Final FY17 Appropriations: DOE Office of Science

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Publication date: 
May 3, 2017

The final appropriations agreement for fiscal year 2017 provides a 0.8 percent increase for the Department of Energy Office of Science. Five of the office’s six research programs are set to receive funding increases, while Fusion Energy Sciences will receive a 13 percent cut as further U.S. contributions to the ITER fusion facility are withheld.

Today, the House passed final appropriations legislation for fiscal year 2017 that will increase the budget authority of the Department of Energy Office of Science by 0.8 percent over last year’s levels, as well as fund the other federal science agencies, through the end of the fiscal year. The bill, which is expected to become law by the end of the week, is the product of over two years of budget formulation, consideration, and bipartisan negotiations between the White House, House, and Senate.

The Energy-Water section of the explanatory statement accompanying the legislation also provides policy direction and spending levels for specific programs and projects at the Office of Science and the rest of DOE. The bill incorporates direction from last year’s House and Senate appropriations committee reports as well.

Congress is providing for the following changes in funding at the Office of Science in fiscal year 2017:

In its fiscal year 2017 budget submission, the Obama administration requested a 4.1 percent increase (excluding an additional mandatory spending proposal) for the Office of Science, but Congress opted for a more modest 0.8 percent uptick. Of the office’s six major research programs, five will receive funding increases ranging from 0.5 to 4.2 percent, while the Fusion Energy Sciences program will experience a 13.2 percent cut.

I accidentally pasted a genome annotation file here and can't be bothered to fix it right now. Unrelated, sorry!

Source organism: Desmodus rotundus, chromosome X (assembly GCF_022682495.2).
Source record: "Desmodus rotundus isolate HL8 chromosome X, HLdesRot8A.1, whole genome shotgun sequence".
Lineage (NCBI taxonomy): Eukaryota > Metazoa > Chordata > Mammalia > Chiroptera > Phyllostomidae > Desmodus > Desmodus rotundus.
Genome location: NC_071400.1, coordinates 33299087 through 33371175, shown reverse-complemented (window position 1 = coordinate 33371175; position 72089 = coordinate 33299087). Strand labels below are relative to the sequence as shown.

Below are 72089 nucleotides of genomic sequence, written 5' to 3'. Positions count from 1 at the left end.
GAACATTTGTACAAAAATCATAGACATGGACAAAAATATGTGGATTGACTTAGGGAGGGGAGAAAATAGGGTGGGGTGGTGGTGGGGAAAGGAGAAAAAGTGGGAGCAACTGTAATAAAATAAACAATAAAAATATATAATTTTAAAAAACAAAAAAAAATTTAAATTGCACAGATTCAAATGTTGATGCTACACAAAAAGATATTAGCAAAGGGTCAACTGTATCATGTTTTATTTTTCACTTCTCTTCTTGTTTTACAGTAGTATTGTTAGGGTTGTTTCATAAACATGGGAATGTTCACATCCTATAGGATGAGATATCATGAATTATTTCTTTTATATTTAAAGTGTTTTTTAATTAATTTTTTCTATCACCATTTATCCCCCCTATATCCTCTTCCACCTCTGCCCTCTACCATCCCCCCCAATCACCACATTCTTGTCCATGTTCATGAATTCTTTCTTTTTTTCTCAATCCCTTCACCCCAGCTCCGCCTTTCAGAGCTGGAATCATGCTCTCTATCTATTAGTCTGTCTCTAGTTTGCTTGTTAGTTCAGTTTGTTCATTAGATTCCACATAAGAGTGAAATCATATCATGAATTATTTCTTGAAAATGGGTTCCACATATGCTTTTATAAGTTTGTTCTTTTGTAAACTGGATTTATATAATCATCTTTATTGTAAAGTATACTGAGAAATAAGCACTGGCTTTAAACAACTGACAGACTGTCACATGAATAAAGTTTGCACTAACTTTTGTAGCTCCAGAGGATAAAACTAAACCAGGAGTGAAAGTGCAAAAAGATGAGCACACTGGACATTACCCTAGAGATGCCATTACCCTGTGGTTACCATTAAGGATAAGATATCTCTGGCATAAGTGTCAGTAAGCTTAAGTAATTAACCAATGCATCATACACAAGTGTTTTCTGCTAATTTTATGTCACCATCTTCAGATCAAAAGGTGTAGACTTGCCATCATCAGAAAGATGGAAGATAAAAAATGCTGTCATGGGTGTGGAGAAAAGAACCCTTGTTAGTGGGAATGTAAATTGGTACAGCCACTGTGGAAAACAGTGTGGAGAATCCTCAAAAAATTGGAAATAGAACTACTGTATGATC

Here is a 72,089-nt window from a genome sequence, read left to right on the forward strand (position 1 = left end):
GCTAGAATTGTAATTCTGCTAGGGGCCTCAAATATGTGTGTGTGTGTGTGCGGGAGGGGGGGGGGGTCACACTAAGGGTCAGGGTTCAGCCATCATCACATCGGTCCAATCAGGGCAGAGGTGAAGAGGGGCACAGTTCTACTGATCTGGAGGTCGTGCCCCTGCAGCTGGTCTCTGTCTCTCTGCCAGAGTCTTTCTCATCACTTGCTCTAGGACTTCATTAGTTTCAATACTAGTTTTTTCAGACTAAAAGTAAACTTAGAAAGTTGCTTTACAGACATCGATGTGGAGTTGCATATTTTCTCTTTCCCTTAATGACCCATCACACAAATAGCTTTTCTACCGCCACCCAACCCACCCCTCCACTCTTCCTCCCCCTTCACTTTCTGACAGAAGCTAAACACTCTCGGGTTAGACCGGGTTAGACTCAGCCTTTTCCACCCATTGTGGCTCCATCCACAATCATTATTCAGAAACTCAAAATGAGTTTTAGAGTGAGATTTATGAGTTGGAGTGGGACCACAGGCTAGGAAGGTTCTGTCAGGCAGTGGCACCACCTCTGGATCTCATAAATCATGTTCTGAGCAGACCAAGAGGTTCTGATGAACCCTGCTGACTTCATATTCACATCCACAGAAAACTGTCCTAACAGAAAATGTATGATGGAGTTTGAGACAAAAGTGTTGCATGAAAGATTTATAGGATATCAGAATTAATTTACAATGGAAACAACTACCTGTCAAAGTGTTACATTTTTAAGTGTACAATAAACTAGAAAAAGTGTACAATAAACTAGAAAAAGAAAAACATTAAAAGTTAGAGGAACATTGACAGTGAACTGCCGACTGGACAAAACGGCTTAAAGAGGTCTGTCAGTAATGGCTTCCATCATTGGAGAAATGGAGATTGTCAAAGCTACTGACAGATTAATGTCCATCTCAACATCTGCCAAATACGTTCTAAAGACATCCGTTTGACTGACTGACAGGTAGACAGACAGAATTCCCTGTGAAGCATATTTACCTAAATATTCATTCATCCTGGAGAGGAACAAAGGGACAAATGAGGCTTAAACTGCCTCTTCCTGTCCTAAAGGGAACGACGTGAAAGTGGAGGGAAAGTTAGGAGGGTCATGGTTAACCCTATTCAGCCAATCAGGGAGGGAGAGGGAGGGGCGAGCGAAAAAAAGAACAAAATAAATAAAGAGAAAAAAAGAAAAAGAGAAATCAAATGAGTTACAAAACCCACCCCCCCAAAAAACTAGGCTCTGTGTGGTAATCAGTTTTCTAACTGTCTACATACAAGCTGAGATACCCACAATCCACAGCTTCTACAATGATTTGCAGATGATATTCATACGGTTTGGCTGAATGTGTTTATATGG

Within Fusion Energy Sciences, the cut falls on the International Thermonuclear Experimental Reactor (ITER) project, which is being slashed to $50 million, or $65 million below the fiscal year 2016 level. As DOE has already allocated $50 million in support of ITER this fiscal year, the bill effectively halts further funding for the project. However, the bill does specify that DOE may submit a budget reprogramming request to congressional appropriators in order to spend up to an additional $50 million on ITER in fiscal year 2017.

Details on proposed and final funding levels for the six research programs are included in the following table:

FY17 DOE Office of Science Appropriations

Funding Line FY16
House Senate Final Change
DOE Office of Science 5,350 5,572 5,400 5,400 5,392 0.8%
Advanced Scientific Computing Research 621 663 621 656 647 4.2%
High Energy Physics 795 818 823 833 825 3.8%
Basic Energy Sciences 1,849 1,937 1,860 1,913 1,872 1.2%
Nuclear Physics 617 636 620 636 622 0.8%
Biological & Environmental Research 609 662 595 637 612 0.5%
Fusion Energy Sciences 438 398 450 280 380 -13.2%

All figures are in millions of nominal U.S. dollars and are rounded to the nearest million. The percentages are calculated based on the unrounded figures.

* Excludes $100 million in proposed mandatory spending.